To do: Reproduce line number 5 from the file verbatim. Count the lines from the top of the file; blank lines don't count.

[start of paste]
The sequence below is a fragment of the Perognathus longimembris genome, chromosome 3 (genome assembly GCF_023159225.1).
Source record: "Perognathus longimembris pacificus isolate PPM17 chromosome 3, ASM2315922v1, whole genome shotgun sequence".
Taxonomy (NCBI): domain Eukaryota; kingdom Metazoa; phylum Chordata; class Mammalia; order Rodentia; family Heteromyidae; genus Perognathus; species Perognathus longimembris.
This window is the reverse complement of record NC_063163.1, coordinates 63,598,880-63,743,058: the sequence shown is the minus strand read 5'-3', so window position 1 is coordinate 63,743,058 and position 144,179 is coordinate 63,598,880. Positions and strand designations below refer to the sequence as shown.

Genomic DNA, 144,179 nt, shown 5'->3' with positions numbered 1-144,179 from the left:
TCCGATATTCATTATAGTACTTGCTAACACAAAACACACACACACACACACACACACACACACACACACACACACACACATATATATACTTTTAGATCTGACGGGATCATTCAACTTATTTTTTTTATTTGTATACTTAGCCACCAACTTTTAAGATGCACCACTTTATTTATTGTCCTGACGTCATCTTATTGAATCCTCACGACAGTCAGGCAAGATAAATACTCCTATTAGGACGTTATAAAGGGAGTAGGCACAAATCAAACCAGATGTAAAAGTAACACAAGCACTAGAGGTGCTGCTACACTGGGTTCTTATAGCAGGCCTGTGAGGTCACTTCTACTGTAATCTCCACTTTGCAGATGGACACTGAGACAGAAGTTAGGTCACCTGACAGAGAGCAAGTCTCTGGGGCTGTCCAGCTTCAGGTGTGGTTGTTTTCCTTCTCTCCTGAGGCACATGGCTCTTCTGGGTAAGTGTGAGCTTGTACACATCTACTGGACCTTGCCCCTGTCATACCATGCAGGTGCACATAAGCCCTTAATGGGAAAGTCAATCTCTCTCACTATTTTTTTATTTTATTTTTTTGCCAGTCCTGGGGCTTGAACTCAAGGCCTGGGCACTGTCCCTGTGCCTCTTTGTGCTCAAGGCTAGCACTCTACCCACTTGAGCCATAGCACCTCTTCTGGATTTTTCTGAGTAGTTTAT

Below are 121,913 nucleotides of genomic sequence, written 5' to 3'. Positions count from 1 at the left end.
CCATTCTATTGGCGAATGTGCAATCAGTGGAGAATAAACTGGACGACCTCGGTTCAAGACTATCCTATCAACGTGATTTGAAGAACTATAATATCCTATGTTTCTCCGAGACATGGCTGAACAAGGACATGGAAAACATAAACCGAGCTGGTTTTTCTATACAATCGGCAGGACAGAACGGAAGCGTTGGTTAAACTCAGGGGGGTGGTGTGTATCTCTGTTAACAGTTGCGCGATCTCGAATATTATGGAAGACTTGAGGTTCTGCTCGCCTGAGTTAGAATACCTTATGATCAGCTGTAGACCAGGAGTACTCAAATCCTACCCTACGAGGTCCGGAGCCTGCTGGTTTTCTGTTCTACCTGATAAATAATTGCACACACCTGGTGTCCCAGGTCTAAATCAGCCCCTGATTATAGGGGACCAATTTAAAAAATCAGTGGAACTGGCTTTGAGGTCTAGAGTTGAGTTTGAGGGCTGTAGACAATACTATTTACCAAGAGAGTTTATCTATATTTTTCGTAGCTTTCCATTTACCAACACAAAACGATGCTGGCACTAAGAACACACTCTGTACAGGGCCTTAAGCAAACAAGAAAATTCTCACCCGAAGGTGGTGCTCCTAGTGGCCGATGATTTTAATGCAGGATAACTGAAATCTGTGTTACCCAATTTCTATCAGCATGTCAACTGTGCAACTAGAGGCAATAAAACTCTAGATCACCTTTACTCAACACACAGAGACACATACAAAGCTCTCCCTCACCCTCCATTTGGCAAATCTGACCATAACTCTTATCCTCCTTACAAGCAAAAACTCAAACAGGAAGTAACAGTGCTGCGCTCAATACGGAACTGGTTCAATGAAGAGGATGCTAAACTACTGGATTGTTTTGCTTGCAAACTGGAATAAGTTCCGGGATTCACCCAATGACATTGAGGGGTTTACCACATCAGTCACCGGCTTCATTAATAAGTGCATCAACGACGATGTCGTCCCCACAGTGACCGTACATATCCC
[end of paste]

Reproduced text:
Genomic DNA, 144,179 nt, shown 5'->3' with positions numbered 1-144,179 from the left: